7 Multilevel Queue Scheduling Multilevel Feedback Queue A process can move between the various queues; aging can be implemented this way Multilevel-feedback-queue scheduler defined by the following parameters: number of queues scheduling algorithms for each queue method used to determine when to upgrade a process method used to determine when to demote a process method used to determine which queue a process will enter when that process needs service 5.25 Silberschatz, Galvin and Gagne Silberschatz, Galvin and Gagne 2005 Example of Multilevel Feedback Queue 5.5 Multiple-Processor Scheduling Three queues: Q 0 RR with time quantum 8 milliseconds Q 1 RR time quantum 16 milliseconds Q 2 FCFS Scheduling A new job enters queue Q 0 which is served FCFS. When it gains CPU, job receives 8 milliseconds. If it does not finish in 8 milliseconds, job is moved to queue Q 1. At Q 1 job is again served FCFS and receives 16 additional milliseconds. If it still does not complete, it is preempted and moved to queue Q 2. CPU scheduling more complex when multiple CPUs are available Homogeneous processors within a multiprocessor We can use any available processor to run any process Load sharing Approaches Asymmetric multiprocessing only one processor accesses the system data structures, alleviating the need for data sharing Symmetric multiprocessing (SMP) each processor is self-scheduling Skip Silberschatz, Galvin and Gagne Silberschatz, Galvin and Gagne 2005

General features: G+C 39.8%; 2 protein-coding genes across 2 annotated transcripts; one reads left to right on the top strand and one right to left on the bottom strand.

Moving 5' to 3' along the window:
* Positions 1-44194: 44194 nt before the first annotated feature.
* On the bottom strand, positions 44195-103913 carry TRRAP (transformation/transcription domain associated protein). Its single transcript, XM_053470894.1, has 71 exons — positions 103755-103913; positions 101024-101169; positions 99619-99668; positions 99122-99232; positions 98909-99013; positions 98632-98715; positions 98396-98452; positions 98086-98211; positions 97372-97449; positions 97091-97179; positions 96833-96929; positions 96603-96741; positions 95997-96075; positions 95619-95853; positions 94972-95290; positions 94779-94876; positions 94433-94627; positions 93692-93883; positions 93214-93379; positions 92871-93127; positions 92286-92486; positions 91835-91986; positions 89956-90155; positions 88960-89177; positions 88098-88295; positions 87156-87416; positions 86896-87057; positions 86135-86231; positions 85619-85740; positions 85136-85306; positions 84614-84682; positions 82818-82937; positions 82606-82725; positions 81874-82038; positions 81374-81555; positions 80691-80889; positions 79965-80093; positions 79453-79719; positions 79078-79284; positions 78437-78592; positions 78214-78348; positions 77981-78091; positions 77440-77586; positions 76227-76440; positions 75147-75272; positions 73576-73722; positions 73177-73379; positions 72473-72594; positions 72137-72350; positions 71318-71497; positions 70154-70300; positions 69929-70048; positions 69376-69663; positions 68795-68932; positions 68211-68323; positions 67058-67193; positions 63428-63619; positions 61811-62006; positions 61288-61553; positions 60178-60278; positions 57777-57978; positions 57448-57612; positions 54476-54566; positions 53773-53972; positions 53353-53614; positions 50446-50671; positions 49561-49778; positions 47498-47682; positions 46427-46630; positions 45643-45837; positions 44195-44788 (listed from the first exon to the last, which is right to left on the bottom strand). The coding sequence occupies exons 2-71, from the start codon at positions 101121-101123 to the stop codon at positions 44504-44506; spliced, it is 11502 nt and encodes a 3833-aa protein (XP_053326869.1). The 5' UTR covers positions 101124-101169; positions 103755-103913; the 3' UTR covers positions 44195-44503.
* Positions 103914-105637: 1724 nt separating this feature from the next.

8 Processor Affinity Cache memory concerns If a process migrates from one processor to another, then the content of cache memory must be invalidated in the first processor and re-populated in the second processor Processor affinity: a process tends to stay in the same processor on which it is currently running Operating System Examples (Linux) SMP support since Linux 2.5 The Linux scheduler is preemptive and priority-based Two priority ranges: real-time (0-99) and nice ( ) Linux assigns higher-priority tasks longer time quanta Load Balancing Keep the workload evenly distributed across all processors Approaches Push migration Pull migration Skip Silberschatz, Galvin and Gagne Silberschatz, Galvin and Gagne 2005 List of Tasks Indexed According to Prorities 5.7 Algorithm Evaluation Each runqueue contains two priority arrays: active and expired real-time tasks are assigned static priorities nice tasks have dynamic priorities. Interactive tasks tend to have adjustments close to -5. The recalculation of dynamic priorities occurs when the task is moved to the expired array 5.31 Silberschatz, Galvin and Gagne 2005 Deterministic modeling takes a particular predetermined workload and defines the performance of each algorithm for that workload Useful for cases where the same program runs over and over Queueing models mathematical formula to describe the distribution of CPU and I/O bursts, the process arrival time Little s formula: In a steady state, the number of processes leaving the system is equal to the number of processes arriving the system n = λ W avearge number of leaving arriving rate average wait time 5.32 Silberschatz, Galvin and Gagne 2005

9 Simulation Implementation The only complete accurate way to evaluate a scheduling algorithm. Difficulties: High cost: coding and user reaction Changing environment: users will find out and switch Most flexible scheduling Fine tunable for specific applications Provide a command (like dispadmin in Solaris) to allow system administrators to modify the scheduling parameters Provide API to modify the priority of a process 5.33 Silberschatz, Galvin and Gagne Silberschatz, Galvin and Gagne 2005